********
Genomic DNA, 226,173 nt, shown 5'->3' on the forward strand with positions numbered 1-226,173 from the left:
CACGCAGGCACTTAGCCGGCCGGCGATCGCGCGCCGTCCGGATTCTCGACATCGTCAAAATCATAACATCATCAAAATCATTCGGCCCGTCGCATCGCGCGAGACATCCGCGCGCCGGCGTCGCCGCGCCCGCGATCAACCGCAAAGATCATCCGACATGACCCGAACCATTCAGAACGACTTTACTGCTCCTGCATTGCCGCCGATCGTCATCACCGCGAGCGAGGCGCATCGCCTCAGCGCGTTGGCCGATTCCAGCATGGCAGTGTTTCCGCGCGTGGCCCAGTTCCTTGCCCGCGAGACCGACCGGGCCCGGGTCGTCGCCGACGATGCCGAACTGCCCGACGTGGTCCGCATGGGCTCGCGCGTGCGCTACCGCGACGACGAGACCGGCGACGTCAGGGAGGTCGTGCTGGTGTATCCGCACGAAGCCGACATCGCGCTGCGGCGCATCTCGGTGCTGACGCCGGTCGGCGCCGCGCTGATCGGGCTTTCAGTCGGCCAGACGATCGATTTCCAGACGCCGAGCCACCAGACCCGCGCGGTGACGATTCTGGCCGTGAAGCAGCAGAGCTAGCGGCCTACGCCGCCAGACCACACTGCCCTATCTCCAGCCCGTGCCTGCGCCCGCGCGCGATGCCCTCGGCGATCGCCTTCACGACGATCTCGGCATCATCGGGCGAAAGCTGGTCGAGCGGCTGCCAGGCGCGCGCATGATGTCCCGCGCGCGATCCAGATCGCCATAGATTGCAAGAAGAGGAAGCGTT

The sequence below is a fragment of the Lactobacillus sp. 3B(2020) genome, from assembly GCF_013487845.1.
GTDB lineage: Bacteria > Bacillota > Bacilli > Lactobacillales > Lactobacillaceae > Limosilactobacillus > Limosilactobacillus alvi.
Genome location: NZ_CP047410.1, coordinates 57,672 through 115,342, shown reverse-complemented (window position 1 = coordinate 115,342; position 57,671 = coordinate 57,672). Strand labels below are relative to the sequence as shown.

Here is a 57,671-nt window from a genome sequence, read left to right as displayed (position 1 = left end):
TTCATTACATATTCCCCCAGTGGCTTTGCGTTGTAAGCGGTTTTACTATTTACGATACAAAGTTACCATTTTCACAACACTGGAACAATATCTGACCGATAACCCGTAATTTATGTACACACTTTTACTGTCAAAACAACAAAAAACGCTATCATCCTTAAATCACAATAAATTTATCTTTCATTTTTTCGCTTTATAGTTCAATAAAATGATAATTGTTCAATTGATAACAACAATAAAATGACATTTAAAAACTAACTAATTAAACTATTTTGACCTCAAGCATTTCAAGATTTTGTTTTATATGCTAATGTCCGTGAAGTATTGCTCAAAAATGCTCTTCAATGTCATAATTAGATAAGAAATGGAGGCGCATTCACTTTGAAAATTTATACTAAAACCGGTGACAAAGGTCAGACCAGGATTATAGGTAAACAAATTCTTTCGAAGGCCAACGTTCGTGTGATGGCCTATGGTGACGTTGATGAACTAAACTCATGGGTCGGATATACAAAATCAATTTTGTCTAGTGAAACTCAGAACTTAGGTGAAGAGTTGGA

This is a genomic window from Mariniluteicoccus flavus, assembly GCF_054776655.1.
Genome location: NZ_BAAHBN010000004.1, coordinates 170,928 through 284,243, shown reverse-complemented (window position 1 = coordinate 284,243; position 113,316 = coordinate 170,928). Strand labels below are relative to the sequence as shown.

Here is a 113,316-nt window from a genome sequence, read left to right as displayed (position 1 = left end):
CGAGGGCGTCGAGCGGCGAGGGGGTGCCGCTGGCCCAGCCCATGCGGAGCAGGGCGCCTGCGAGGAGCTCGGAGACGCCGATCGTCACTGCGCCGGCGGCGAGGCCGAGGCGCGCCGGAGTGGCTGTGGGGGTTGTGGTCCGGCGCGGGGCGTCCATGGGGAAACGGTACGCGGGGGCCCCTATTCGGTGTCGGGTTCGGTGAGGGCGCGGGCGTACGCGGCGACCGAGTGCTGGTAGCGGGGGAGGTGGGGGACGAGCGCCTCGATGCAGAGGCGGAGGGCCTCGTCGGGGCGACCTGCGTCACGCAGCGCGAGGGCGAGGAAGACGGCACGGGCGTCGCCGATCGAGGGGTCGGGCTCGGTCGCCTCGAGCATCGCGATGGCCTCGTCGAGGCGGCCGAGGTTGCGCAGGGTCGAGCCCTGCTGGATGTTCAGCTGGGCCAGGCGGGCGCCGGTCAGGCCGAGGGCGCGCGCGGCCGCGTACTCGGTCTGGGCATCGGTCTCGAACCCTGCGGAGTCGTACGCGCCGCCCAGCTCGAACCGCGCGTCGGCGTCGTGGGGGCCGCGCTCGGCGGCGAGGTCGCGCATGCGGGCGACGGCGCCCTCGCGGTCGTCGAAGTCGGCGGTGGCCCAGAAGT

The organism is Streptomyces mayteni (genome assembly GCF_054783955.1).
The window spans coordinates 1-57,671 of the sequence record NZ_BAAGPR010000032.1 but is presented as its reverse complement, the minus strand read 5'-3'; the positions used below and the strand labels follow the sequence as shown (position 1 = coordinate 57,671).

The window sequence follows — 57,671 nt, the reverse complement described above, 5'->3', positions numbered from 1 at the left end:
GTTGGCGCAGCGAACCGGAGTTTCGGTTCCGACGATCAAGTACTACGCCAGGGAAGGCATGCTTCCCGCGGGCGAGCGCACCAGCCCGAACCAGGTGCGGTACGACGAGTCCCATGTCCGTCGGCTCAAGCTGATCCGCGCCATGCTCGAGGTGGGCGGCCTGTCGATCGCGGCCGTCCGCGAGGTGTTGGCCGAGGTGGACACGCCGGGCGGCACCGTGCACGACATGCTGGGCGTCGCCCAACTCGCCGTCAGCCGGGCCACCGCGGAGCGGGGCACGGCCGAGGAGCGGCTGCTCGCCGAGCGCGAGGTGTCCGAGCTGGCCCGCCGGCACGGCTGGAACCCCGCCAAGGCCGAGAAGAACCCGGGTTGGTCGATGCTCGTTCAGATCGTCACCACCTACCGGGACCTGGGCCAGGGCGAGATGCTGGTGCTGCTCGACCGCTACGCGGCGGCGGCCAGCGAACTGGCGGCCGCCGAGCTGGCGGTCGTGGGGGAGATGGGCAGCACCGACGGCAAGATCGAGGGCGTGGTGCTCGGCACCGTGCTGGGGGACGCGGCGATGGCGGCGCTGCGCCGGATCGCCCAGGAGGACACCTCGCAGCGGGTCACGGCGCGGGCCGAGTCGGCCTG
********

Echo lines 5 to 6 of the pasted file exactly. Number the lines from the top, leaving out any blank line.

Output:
Genome location: NZ_CP047410.1, coordinates 57,672 through 115,342, shown reverse-complemented (window position 1 = coordinate 115,342; position 57,671 = coordinate 57,672). Strand labels below are relative to the sequence as shown.

Here is a 57,671-nt window from a genome sequence, read left to right as displayed (position 1 = left end):